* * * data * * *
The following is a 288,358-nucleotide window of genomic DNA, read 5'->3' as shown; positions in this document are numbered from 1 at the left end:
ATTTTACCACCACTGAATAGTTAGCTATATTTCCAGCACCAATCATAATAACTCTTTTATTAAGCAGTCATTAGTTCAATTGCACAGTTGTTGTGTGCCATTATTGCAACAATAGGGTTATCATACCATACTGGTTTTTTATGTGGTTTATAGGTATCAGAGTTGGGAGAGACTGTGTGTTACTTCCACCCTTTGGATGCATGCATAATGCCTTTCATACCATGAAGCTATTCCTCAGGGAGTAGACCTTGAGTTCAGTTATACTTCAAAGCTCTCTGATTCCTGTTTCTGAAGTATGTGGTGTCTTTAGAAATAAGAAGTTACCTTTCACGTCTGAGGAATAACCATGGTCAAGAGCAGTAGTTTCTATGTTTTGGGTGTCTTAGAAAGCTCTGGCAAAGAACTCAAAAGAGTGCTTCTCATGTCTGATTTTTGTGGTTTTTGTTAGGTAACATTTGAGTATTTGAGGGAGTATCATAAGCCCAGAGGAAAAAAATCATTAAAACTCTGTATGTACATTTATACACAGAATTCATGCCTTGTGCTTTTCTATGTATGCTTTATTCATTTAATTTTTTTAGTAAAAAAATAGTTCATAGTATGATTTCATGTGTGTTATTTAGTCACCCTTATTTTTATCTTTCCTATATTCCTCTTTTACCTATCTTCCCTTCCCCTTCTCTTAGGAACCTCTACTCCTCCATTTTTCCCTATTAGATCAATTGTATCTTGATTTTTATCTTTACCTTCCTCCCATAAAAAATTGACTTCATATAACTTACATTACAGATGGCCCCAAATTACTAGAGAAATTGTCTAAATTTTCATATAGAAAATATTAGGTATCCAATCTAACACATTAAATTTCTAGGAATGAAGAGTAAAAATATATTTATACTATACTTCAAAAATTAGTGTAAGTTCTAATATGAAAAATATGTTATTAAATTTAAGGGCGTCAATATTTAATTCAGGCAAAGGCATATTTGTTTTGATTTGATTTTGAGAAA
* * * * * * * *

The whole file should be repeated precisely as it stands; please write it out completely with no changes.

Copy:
The following is a 288,358-nucleotide window of genomic DNA, read 5'->3' as shown; positions in this document are numbered from 1 at the left end:
ATTTTACCACCACTGAATAGTTAGCTATATTTCCAGCACCAATCATAATAACTCTTTTATTAAGCAGTCATTAGTTCAATTGCACAGTTGTTGTGTGCCATTATTGCAACAATAGGGTTATCATACCATACTGGTTTTTTATGTGGTTTATAGGTATCAGAGTTGGGAGAGACTGTGTGTTACTTCCACCCTTTGGATGCATGCATAATGCCTTTCATACCATGAAGCTATTCCTCAGGGAGTAGACCTTGAGTTCAGTTATACTTCAAAGCTCTCTGATTCCTGTTTCTGAAGTATGTGGTGTCTTTAGAAATAAGAAGTTACCTTTCACGTCTGAGGAATAACCATGGTCAAGAGCAGTAGTTTCTATGTTTTGGGTGTCTTAGAAAGCTCTGGCAAAGAACTCAAAAGAGTGCTTCTCATGTCTGATTTTTGTGGTTTTTGTTAGGTAACATTTGAGTATTTGAGGGAGTATCATAAGCCCAGAGGAAAAAAATCATTAAAACTCTGTATGTACATTTATACACAGAATTCATGCCTTGTGCTTTTCTATGTATGCTTTATTCATTTAATTTTTTTAGTAAAAAAATAGTTCATAGTATGATTTCATGTGTGTTATTTAGTCACCCTTATTTTTATCTTTCCTATATTCCTCTTTTACCTATCTTCCCTTCCCCTTCTCTTAGGAACCTCTACTCCTCCATTTTTCCCTATTAGATCAATTGTATCTTGATTTTTATCTTTACCTTCCTCCCATAAAAAATTGACTTCATATAACTTACATTACAGATGGCCCCAAATTACTAGAGAAATTGTCTAAATTTTCATATAGAAAATATTAGGTATCCAATCTAACACATTAAATTTCTAGGAATGAAGAGTAAAAATATATTTATACTATACTTCAAAAATTAGTGTAAGTTCTAATATGAAAAATATGTTATTAAATTTAAGGGCGTCAATATTTAATTCAGGCAAAGGCATATTTGTTTTGATTTGATTTTGAGAAA